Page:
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EPILEPTIC SUPPLY: Power minister resigns

EPILEPTIC SUPPLY: Power minister resigns

Following weeks of disruption, electricity supply has been finally restored in most cities across Sierra Leone after a part payment was made for the $48m (£38m) utility bill it owed to a Turkish company, Karpowership.

The payment of the sum of $18m comes as the country’s energy minister, Kanja Sesay announced his exit from government, saying he took full responsibility for the crisis.

Most electricity supplies to the capital, Freetown, is generated from a Turkish ship floating off the country’s coast.

READ ALSO: ELECTRICITY TARIFF: All 481 Band A areas with over 20 hours electricity supply in Nigeria

Last week, Karpowership said it had severely cut supplies to the city, from 60 megawatts to 6 megawatts, citing backlog of unpaid bills.

Residents of the country’s main cities have been going for days on end without any power and hospitals have also been affected.

At least one infant has died because of a lack of power, while medics have been using mobile phones to provide light as they carry out procedures, Reuters news agency quotes a doctor as saying.

READ ALSO: Pay your electricity bill or get disconnected, AEDC threatens Nigeria’s presidential villa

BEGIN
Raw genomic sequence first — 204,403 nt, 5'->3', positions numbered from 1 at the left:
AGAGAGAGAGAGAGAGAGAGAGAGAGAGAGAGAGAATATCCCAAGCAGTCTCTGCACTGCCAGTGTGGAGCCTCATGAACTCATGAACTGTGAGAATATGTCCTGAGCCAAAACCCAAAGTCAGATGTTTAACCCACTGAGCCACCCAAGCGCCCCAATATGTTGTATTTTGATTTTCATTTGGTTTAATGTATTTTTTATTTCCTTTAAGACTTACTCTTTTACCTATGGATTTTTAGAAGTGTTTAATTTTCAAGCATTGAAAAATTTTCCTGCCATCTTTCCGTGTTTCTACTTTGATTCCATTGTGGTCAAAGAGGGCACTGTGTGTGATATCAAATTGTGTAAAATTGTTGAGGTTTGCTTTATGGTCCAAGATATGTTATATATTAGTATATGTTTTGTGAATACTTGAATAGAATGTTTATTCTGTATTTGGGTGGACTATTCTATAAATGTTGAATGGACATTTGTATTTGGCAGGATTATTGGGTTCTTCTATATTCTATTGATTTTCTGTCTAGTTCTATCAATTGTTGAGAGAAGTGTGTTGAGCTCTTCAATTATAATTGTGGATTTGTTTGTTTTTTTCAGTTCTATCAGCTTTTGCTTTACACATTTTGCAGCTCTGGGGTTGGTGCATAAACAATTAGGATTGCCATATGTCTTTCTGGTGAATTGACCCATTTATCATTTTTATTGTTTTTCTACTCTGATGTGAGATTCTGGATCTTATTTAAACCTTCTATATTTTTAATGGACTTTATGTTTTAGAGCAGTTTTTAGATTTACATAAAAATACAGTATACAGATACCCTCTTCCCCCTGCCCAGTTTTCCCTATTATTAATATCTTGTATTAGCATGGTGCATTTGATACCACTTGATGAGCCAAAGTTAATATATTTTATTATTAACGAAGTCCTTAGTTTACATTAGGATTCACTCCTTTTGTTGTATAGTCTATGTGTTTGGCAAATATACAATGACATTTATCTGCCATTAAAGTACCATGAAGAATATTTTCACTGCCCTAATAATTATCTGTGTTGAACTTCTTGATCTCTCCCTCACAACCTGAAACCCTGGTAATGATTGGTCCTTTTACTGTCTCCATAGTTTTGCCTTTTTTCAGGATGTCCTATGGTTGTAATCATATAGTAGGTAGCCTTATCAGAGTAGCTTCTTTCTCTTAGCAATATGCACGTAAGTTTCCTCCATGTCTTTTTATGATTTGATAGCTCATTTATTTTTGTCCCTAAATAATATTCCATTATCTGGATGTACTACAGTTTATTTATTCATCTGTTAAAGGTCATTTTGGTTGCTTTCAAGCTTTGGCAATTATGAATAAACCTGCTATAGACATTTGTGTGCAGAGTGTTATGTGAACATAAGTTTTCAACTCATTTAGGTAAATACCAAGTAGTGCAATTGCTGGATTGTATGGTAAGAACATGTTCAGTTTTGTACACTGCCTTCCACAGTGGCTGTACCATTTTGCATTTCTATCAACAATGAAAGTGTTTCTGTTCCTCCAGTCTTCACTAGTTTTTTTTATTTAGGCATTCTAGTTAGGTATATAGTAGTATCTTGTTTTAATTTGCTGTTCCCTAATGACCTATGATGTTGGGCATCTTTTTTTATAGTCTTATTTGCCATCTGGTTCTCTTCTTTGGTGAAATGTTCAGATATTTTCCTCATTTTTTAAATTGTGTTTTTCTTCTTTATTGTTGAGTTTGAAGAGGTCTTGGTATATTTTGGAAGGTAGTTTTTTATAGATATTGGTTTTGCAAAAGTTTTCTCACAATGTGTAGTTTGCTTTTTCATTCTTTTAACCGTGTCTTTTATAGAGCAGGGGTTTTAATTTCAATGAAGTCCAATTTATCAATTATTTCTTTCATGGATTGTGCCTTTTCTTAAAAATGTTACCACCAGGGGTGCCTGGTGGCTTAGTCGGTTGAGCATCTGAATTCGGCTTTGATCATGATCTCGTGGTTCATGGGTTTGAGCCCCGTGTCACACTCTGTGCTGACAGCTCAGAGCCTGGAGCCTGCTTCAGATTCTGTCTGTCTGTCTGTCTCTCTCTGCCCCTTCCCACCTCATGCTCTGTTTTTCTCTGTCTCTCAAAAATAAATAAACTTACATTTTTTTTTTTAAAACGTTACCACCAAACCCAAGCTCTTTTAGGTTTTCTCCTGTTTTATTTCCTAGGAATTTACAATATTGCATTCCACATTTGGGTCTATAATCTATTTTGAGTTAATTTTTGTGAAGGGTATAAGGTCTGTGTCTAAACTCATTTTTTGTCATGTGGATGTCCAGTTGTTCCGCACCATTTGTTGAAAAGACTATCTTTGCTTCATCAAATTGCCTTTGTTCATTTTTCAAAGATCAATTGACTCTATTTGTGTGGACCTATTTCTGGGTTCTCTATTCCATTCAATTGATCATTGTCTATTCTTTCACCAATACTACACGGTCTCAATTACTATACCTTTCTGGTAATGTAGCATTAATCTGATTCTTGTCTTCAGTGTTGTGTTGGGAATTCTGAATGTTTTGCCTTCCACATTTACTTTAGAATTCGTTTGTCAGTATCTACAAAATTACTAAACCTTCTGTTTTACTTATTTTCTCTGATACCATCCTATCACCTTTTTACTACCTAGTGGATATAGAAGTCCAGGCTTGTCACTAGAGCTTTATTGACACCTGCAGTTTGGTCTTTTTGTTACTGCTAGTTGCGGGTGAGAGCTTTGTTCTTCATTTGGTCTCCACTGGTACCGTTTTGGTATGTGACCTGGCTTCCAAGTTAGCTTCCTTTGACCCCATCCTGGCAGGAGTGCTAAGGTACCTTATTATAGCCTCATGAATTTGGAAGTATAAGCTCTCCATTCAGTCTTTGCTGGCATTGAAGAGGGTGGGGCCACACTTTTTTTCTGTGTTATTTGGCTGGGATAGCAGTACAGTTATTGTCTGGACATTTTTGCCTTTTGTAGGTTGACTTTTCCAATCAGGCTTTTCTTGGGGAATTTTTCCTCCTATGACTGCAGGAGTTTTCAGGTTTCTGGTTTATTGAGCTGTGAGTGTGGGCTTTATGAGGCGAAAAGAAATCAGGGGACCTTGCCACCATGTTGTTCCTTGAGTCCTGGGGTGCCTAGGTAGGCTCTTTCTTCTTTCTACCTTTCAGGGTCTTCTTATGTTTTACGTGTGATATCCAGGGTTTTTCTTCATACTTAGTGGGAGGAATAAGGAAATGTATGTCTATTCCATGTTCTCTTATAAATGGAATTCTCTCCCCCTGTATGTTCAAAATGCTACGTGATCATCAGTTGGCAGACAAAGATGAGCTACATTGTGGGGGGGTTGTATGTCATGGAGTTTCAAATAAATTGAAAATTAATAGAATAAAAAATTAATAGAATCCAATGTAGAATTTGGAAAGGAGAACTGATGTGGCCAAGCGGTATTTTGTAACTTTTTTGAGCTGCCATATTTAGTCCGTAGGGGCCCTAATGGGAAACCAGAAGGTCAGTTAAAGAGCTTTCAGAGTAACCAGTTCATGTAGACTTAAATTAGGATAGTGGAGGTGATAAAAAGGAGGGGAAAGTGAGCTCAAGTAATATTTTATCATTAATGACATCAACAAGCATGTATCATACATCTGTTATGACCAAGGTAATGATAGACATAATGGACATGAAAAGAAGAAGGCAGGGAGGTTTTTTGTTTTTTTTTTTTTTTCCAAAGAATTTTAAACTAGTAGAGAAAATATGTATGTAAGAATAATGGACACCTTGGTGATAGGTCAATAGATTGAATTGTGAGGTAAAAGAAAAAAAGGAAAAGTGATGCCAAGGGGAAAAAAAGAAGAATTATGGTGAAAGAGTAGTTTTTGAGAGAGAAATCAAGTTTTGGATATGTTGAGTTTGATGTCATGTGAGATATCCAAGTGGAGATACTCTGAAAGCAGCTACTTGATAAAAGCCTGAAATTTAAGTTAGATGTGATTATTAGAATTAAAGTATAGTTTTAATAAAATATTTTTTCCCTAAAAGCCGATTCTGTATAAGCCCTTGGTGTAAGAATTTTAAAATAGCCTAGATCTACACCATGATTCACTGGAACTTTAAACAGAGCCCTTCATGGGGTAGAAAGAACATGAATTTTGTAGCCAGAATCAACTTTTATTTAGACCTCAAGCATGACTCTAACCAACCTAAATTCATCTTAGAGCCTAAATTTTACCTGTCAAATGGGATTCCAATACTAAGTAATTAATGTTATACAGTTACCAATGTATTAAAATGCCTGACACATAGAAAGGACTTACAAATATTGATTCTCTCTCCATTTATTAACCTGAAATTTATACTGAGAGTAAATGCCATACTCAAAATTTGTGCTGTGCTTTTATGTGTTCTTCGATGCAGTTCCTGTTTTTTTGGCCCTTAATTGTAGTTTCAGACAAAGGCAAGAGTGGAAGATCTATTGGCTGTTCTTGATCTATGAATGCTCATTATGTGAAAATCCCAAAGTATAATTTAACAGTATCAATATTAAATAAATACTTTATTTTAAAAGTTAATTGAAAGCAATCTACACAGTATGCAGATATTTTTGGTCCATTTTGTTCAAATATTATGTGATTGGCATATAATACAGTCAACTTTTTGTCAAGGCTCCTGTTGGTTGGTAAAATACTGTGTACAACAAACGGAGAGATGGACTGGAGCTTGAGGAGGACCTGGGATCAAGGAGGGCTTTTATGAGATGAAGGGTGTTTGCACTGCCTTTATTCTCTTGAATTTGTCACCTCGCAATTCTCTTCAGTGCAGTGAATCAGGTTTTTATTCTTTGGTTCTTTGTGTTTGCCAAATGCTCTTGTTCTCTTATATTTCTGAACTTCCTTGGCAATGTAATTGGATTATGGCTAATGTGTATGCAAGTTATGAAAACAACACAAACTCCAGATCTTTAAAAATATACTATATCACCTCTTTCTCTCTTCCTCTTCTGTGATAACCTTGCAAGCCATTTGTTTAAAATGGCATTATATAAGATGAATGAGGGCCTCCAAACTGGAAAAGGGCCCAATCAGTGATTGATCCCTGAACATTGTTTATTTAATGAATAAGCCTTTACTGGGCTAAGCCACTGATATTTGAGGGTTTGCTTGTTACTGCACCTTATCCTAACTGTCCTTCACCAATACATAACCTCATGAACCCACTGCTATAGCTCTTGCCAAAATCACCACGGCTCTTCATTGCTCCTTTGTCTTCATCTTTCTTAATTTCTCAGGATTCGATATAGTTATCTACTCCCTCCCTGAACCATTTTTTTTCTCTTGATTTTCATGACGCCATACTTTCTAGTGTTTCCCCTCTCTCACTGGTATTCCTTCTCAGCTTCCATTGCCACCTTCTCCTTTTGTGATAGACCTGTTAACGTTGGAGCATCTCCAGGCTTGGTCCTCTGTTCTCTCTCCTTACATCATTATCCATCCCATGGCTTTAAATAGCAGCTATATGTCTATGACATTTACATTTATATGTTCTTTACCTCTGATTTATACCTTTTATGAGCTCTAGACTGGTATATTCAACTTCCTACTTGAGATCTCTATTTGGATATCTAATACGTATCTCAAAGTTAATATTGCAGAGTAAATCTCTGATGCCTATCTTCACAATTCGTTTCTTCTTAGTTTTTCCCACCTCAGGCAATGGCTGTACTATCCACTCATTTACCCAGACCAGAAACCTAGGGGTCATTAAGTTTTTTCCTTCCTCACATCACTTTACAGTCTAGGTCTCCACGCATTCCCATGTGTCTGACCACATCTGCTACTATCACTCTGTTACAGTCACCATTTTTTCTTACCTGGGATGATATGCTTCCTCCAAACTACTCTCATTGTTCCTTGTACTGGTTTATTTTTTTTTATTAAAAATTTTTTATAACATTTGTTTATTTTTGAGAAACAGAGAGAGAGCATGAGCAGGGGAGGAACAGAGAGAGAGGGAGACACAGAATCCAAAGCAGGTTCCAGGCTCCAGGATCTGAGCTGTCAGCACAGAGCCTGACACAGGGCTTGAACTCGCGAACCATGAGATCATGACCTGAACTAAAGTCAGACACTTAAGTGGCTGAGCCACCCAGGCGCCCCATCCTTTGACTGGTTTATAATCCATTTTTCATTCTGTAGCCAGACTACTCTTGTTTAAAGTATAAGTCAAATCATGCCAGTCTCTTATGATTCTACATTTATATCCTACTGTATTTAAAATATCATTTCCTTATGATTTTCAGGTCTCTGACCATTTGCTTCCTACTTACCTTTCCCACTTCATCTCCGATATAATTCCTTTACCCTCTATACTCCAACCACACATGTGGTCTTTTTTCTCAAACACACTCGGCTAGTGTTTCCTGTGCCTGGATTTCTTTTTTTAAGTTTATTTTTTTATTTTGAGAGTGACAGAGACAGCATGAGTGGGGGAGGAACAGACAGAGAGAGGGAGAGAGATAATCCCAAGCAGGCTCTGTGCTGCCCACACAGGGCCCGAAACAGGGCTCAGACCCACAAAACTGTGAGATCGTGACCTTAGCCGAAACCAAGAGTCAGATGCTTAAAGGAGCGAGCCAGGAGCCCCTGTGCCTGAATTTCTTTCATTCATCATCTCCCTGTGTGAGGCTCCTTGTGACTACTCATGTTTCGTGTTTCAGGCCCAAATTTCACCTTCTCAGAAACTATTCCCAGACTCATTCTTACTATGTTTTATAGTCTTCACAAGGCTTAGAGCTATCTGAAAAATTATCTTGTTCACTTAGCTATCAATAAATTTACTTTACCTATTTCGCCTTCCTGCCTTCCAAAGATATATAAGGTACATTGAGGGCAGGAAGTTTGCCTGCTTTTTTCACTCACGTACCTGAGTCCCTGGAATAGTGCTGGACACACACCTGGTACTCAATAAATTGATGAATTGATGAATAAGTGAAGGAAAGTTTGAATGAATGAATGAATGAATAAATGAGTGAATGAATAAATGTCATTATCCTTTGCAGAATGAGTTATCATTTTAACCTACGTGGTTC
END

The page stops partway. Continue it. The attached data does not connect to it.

“How do you iron your clothes, how do you make your food, how do you go to sleep? We pay our electricity bills so I don’t see why we should be forced to live like this,” BBC quoted a second-year engineering student in Freetown, Fatmata Gassim as saying.

Presidential supervision

Following the resignation of Sesay, the office of President Julius Maada Bio said the energy ministry would now fall under the direct supervision of the president.

Karpowership previously cut supplies to Sierra Leone in September over unpaid bills.

It is one of the world’s biggest floating power plant operators, with several African states relying on it for electricity.

In October, it briefly cut power to Guinea-Bissau, saying it had no option “following a protracted period of non-payment”.

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